The Attorney General of India is known as the highest law officer in the country as mentioned in Article 76 (under Part-V) of the Constitution of India, 1950. He is the chief legal advisor to the Indian Government and assists the Government in all legal affairs as an Advocate General of a state. The Union Government is also represented in the Supreme Court of India by The Attorney General of India. The post of Attorney General of India is a Constitutional post. The office of the Attorney General is the part of Union Executive. However, he is not a member of the Union Cabinet. He can be a part of any court in the Territory of India.
Who is the Current Attorney General of India?
R. Venkataramani is the 16th and present Attorney General of India. He was appointed on 1st October 2022 and his predecessor was K.K Venugopal who was reappointed by President Ram Nath Kovind in 2020. The first Attorney General of India was Motilal C. Setalvad.
In this article, we’ll explore the role and responsibilities of the Attorney General of India. This highest law officer holds a crucial position within the Indian legal system, providing invaluable legal advice and support to the government. Let’s delve into the details of this Constitutional post and its significance in India’s legal landscape.
Who Appoints India’s Attorney General?
The President of India appoints the Attorney General of India on the recommendation of the Council of Ministers. To be appointed as the Attorney General of India, an individual must be qualified to be a judge of the Supreme Court, that is they must either be a judge of a High Court for 5 years or an advocate in a High Court for 10 years or an eminent jurist in the President’s opinion.
The Attorney General of India is not excluded from private legal practice, since he is not a full-time counsel for the Government and does not fall in the category of Government Servants. Two additional non-statutory and non-constitutional posts are created to assist the Attorney General in discharging his official responsibilities – Solicitor General and Additional Solicitor General.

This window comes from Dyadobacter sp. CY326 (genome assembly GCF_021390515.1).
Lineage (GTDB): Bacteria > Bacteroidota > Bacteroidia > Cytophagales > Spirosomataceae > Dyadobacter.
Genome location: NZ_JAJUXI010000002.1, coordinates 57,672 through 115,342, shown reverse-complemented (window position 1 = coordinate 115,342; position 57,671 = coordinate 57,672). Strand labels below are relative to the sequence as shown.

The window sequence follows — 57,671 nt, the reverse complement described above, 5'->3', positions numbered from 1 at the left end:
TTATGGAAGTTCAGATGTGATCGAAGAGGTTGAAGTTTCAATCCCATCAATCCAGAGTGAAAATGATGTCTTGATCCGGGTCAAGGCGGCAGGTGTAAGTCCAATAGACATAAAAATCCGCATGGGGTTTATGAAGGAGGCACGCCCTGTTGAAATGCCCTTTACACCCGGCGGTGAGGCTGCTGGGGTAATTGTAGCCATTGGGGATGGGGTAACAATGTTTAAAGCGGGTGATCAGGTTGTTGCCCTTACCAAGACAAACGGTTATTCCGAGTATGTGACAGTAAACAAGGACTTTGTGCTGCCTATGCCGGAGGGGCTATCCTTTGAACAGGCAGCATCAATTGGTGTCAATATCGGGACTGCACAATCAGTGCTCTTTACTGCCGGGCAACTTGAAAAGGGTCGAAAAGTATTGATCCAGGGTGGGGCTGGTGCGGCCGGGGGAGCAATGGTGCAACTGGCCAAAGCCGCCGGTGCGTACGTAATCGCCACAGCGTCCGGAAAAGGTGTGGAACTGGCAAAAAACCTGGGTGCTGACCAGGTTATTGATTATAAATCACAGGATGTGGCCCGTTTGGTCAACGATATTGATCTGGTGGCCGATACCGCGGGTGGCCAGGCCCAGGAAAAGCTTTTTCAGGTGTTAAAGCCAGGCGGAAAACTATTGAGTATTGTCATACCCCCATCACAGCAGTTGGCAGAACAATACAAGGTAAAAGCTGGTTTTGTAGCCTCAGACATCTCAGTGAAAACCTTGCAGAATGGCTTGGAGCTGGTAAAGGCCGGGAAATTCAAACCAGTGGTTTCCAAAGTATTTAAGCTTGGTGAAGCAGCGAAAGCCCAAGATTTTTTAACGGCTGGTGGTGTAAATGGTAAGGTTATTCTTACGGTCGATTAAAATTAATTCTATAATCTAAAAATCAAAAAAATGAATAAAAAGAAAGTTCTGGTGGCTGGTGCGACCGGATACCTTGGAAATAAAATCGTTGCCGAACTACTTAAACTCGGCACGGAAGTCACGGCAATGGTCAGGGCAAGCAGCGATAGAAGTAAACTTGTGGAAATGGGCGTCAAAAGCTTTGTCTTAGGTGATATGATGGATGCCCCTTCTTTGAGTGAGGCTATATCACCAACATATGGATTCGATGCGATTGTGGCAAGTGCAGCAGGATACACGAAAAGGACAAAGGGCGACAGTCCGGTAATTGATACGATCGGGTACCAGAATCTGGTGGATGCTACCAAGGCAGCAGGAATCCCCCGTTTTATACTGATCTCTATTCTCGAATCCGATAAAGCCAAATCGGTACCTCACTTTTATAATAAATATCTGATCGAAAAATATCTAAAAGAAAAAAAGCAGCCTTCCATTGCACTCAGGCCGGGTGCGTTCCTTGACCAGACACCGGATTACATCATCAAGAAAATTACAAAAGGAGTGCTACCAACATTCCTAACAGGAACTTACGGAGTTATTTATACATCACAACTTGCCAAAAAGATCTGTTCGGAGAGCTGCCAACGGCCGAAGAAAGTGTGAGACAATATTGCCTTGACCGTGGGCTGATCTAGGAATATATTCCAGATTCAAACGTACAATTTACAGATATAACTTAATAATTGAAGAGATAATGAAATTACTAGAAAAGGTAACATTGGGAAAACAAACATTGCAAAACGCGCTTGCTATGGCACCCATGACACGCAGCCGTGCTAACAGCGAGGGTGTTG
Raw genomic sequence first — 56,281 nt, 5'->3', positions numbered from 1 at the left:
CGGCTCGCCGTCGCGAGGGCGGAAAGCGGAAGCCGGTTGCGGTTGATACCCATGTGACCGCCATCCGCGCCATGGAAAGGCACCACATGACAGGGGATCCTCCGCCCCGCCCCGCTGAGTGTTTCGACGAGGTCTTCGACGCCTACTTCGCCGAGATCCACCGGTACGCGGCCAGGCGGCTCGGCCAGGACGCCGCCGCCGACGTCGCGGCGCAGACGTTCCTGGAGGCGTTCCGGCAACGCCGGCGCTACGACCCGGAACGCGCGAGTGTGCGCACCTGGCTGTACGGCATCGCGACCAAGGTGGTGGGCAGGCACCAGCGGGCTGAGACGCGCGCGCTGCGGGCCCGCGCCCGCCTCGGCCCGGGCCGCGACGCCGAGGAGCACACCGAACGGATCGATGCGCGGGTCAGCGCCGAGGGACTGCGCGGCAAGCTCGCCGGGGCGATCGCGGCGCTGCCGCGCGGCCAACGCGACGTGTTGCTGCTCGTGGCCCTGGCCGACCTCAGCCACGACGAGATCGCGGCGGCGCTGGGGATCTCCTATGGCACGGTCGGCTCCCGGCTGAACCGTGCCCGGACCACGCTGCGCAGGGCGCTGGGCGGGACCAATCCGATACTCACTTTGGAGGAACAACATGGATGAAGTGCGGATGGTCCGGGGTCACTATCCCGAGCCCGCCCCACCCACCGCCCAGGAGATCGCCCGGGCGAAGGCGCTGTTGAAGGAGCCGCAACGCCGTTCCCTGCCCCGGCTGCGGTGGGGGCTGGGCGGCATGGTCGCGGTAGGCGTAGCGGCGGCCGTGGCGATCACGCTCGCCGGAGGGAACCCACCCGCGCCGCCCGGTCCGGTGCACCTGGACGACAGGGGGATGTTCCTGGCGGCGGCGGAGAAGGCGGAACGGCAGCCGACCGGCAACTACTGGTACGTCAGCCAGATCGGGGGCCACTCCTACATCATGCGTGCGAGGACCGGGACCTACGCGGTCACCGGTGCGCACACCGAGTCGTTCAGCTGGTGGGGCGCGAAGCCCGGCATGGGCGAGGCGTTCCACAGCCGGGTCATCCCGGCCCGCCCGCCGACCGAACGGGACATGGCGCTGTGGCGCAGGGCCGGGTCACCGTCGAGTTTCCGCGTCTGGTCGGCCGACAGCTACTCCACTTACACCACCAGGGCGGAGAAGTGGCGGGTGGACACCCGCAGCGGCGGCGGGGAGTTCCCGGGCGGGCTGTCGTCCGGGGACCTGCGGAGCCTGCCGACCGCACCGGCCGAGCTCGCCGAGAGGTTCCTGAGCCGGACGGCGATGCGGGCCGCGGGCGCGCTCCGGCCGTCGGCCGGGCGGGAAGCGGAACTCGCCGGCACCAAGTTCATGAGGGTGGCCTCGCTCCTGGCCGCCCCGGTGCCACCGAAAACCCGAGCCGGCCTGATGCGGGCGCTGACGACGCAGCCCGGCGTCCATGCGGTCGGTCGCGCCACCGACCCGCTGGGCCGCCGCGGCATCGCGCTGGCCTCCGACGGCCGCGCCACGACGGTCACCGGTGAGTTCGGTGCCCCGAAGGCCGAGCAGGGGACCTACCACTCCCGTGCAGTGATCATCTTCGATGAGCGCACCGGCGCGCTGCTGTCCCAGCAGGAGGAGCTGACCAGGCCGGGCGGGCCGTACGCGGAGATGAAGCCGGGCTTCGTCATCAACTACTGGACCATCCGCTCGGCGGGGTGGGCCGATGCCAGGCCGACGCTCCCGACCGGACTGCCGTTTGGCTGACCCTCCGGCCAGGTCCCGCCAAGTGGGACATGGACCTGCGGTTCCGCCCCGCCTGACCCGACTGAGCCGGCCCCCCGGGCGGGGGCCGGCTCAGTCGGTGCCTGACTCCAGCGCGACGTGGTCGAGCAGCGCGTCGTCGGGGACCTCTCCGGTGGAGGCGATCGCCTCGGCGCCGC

Responsibilities and Functions of Attorney General
The Responsibilities and Functions of Attorney General is shown below:
- Providing legal advice to the Government of India (GoI) on matters referred to them by the President.
- Carrying out additional legal duties as designated by the President.
- Serving as the GoI’s legal representative in all cases before the Supreme Court and any relevant High Courts.
- Representing the GoI in cases referred by the President to the Supreme Court under Article 143 (Power of the President to consult the Supreme Court) of the Constitution.
- Executing the responsibilities entrusted to them by the Constitution or any other applicable laws.
What is the term of the Attorney General’s office?
The Indian Constitution does not provide any fixed occupancy to the Attorney General of India, so it holds office as per the pleasure of the president. The president can remove the Attorney General at any time since no procedure or ground is laid within the Constitution for its removal. Moreover, the remuneration is also not fixed by the Constitution. He shall receive such remuneration as the President may determine. Additionally, he may also quit his office by submitting his resignation to the President. Usually, he resigns when the government (Council of Ministers) is replaced or resigns, as he is appointed on its advice. After ceasing to hold office, the Attorney General is eligible or can be reappointed for any other government appointments.
Roles of the Attorney General of India
The Roles of the Attorney General of India is shown below:
- The Attorney General advises the Central Government on all legal matters since he is the highest law officer in the country.
- He is bound to perform such other duties of a legal character, as may from time to time be referred to him by the President.
- Within the performance of his duties, the Attorney General shall have the right of audience in all courts in the Territory of India.
- He has to discharge the functions conferred on him by the Constitution or any other law.